Altogether, ten of our members volunteered to help at the table, including myself and Shirley Muney, who also volunteered for the Women’s Commission .  We had a good mix of women helping each other, providing information and pamphlets to our visitors.  With three groups and usually four people at the two tables, we found it better to help each other, if a break was needed.  This was a good exercise to learn about the LWV, WC and YWCA.

If we choose to participate in the TFOB again, here are some recommendations:

  • Bring a flat of water to share with the booth participants; maybe unmeltable candy
  • AAUW—TUS invest in a tablecloth or two to make our booth presentable
  • Make sure we have plenty of current material to handout.  May have to order material; should be done at least two months’ in advance.  Request funds from Treasurer, if needed
  • Check with the Casas Adobes and Green Valley Branch for some of their handouts
  • Have our table volunteers sign up for two hour shifts; works better especially with parking limitations.  (Parking is free for everyone, but some of the areas may require a longer walk to our booth site)
  • Two AAUW members per shift would help for needed breaks
  • Request that the people asking for more information PRINT their names and contact legibly

Thanks to our booth volunteers:  Lois Runyon, Nancy Woodling, Marie Miller, Betty Jett, Connie Harrison, Rita Skillman, Georgia Armstrong, Carol Dow, Shirley Muney

Nieves M. Miljure

NewBurstA Tribute to Marybeth Carlile, AAUW Tucson Branch President 1973-75
by Lou Bagnara, AAUW Tucson Branch President 1965-67

Past Presidents AAUW Tucson Branch (October, 2013) Back row, l to r: Jean Brady 1981-83; Lou Bagnara 1965-67; Connie Harrison 2007-09; Pat Spoonamore 1983-85; Nancy Woodling 2009-11 Front Row, l to r: Jeanne Clarke 2003-07; Carol Dow 2011-13; Barbara Neubert 2001-03; Marybeth Carlile 1973-75

Past Presidents AAUW Tucson Branch (October, 2013) Back row, l to r: Jean Brady 1981-83; Lou Bagnara 1965-67; Connie Harrison 2007-09; Pat Spoonamore 1983-85; Nancy Woodling 2009-11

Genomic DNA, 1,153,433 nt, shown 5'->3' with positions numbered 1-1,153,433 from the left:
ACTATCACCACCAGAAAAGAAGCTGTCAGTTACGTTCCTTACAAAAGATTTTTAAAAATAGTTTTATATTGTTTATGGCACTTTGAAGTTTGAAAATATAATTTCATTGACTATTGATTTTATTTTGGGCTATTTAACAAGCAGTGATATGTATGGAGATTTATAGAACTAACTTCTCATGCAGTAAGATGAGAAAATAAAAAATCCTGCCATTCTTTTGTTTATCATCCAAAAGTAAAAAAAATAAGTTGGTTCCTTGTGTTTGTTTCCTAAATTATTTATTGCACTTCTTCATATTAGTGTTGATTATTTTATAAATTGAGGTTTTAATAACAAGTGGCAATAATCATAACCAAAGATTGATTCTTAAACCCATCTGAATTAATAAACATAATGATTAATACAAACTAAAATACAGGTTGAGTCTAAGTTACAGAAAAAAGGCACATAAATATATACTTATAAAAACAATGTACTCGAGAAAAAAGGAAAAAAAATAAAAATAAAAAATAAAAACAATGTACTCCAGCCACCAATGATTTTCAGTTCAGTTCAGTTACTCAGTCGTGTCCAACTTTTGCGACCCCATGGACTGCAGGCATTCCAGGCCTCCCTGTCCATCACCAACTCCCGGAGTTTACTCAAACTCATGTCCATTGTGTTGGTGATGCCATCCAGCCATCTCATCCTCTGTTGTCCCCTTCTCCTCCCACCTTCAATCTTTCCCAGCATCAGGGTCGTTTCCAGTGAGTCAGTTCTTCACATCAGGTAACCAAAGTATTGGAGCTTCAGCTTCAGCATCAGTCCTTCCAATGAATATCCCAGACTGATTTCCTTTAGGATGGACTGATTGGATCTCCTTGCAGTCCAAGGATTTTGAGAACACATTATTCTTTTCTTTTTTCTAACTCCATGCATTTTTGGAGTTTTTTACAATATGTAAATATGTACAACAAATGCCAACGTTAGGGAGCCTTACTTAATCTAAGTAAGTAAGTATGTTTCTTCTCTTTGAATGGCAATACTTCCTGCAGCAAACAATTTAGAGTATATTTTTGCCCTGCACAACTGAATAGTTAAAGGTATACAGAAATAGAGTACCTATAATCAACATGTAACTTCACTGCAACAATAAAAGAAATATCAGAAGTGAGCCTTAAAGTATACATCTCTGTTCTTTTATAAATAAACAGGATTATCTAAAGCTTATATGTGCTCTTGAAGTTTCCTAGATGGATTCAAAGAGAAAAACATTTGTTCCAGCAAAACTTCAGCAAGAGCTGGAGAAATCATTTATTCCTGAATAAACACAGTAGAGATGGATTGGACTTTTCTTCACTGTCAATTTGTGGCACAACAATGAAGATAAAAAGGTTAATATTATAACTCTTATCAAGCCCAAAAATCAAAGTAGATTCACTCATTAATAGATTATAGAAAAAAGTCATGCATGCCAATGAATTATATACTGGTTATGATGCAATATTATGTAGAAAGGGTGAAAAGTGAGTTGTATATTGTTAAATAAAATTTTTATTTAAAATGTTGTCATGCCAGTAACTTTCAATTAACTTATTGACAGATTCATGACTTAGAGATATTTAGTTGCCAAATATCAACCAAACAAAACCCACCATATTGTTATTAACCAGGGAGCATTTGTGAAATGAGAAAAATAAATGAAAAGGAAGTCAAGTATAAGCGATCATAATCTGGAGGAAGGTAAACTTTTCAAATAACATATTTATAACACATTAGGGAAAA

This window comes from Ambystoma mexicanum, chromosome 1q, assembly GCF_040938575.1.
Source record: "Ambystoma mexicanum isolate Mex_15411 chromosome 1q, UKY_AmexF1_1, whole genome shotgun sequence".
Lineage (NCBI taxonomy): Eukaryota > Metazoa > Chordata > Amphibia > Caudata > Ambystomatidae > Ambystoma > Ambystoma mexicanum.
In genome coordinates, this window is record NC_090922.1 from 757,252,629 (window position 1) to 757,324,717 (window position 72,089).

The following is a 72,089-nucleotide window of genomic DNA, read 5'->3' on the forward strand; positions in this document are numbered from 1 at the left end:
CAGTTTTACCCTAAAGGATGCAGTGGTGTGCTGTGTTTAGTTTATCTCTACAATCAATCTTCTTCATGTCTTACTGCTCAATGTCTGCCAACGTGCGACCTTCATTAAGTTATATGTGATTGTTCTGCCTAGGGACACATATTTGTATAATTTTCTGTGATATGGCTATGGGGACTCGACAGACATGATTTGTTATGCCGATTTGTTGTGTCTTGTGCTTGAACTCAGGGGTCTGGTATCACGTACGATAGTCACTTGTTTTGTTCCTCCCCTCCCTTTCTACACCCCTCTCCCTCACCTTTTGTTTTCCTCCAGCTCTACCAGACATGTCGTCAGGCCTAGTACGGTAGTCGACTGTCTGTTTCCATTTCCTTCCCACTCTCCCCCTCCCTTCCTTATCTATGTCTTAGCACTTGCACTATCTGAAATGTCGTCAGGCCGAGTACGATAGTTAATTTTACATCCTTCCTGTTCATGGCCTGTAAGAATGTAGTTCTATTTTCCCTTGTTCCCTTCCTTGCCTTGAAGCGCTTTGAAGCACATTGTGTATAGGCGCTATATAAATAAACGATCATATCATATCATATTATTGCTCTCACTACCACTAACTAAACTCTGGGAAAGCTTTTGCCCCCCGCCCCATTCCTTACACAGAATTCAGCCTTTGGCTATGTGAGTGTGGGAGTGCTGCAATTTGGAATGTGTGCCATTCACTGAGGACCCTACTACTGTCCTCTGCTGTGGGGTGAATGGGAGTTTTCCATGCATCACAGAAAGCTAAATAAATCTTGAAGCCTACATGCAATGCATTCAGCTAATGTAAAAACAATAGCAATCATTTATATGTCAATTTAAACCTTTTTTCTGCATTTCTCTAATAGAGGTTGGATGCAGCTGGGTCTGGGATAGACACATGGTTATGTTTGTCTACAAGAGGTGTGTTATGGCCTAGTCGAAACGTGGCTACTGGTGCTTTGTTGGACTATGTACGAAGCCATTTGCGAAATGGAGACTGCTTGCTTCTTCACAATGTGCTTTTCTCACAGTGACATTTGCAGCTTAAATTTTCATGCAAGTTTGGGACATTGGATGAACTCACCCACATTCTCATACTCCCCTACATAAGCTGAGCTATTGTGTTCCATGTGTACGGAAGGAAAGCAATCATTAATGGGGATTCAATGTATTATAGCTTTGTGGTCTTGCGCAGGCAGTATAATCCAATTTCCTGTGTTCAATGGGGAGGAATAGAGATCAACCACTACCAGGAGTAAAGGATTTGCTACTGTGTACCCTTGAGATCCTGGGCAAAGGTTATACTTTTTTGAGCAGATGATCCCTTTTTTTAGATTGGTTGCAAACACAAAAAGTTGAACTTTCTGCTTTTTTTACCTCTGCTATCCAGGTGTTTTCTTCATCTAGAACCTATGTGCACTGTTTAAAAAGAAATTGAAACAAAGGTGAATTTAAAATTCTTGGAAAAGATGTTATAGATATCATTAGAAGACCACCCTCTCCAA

Front Row, l to r: Jeanne Clarke 2003-07; Carol Dow 2011-13; Barbara Neubert 2001-03; Marybeth Carlile 1973-75

Marybeth Carlile, longtime member of the Tucson Branch, passed away at her home in Sedona on March 18. In 1963, when Marybeth moved to Tucson with her husband and family, she immediately became an active member of AAUW. She served as Tucson Branch president from 1973 to 1975 and as president of the Arizona Division from 1979 to 1980.  She was Rocky Mountain Regional Coordinator for Families and Work in 1981-1982 and was a member of the Program Development Committee at the Association level in 1987-1988.

Marybeth was an active member of an AAUW study group that concentrated on water issues in southern Arizona. In 1978, Governor Bruce Babbitt appointed her to the Arizona Water Commission, and Governor Rose Mofford appointed her to the Commission on the Arizona Environment. In 1982, Marybeth became executive director of Southern Arizona Water Resources Association (SAWRA) where she established a xeriscape program, still in use today. She was elected to represent Pima County on the Central Arizona Project Board of Directors where she served from 1990 until 2002. She credited her service to Arizona to “many years of study… and good background work in AAUW.”

Those of us who knew Marybeth admired her intelligence, her wisdom, her thoughtfulness, her wonderful sense of humor, her honesty, and her warmth. She was a devoted wife and mother and a faithful friend. She will be greatly missed.

The American Association of University Women (AAUW) empowers women and girls through advocacy, education, philanthropy, and research. Our nonpartisan, nonprofit organization has more than 165,000 members and supporters across the United States, as well as 1,000 local branches and 800 college and university partners. Since AAUW’s founding in 1881, our members have examined and taken positions on the fundamental issues of the day — educational, social, economic, and political.

AAUW’s Mission
AAUW advances equity for women and girls through advocacy, education, philanthropy, and research.

AAUW’s Value Promise
By joining AAUW, you belong to a community that breaks through educational and economic barriers so that all women have a fair chance.